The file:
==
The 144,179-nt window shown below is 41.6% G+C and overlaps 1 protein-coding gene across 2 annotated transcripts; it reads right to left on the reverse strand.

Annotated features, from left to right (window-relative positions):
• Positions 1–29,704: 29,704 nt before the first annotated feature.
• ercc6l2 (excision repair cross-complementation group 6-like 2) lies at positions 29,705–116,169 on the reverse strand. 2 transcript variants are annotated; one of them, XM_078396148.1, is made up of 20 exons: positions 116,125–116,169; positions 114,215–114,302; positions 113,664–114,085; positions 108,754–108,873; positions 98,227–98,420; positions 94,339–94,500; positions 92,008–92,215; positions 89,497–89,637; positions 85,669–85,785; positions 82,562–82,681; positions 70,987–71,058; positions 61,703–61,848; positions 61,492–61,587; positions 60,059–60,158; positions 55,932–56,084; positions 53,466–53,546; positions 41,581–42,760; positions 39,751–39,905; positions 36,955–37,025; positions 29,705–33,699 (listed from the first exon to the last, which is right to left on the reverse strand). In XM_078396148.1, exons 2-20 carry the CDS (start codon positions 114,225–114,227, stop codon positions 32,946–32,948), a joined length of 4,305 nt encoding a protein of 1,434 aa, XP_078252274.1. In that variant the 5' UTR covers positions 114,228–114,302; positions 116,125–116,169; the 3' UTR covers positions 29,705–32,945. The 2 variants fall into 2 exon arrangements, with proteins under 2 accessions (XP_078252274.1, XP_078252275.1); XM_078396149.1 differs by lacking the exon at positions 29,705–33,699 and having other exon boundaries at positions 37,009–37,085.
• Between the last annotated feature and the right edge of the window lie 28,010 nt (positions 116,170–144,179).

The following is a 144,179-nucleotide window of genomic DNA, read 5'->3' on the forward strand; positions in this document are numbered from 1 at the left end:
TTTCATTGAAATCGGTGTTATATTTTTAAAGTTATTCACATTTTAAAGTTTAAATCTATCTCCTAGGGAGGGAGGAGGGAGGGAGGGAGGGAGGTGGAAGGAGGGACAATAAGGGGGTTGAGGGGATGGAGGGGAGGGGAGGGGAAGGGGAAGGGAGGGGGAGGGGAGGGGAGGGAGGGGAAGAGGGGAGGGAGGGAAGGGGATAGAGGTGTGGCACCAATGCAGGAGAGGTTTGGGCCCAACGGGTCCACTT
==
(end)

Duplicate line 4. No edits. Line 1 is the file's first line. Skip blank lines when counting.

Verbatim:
• ercc6l2 (excision repair cross-complementation group 6-like 2) lies at positions 29,705–116,169 on the reverse strand. 2 transcript variants are annotated; one of them, XM_078396148.1, is made up of 20 exons: positions 116,125–116,169; positions 114,215–114,302; positions 113,664–114,085; positions 108,754–108,873; positions 98,227–98,420; positions 94,339–94,500; positions 92,008–92,215; positions 89,497–89,637; positions 85,669–85,785; positions 82,562–82,681; positions 70,987–71,058; positions 61,703–61,848; positions 61,492–61,587; positions 60,059–60,158; positions 55,932–56,084; positions 53,466–53,546; positions 41,581–42,760; positions 39,751–39,905; positions 36,955–37,025; positions 29,705–33,699 (listed from the first exon to the last, which is right to left on the reverse strand). In XM_078396148.1, exons 2-20 carry the CDS (start codon positions 114,225–114,227, stop codon positions 32,946–32,948), a joined length of 4,305 nt encoding a protein of 1,434 aa, XP_078252274.1. In that variant the 5' UTR covers positions 114,228–114,302; positions 116,125–116,169; the 3' UTR covers positions 29,705–32,945. The 2 variants fall into 2 exon arrangements, with proteins under 2 accessions (XP_078252274.1, XP_078252275.1); XM_078396149.1 differs by lacking the exon at positions 29,705–33,699 and having other exon boundaries at positions 37,009–37,085.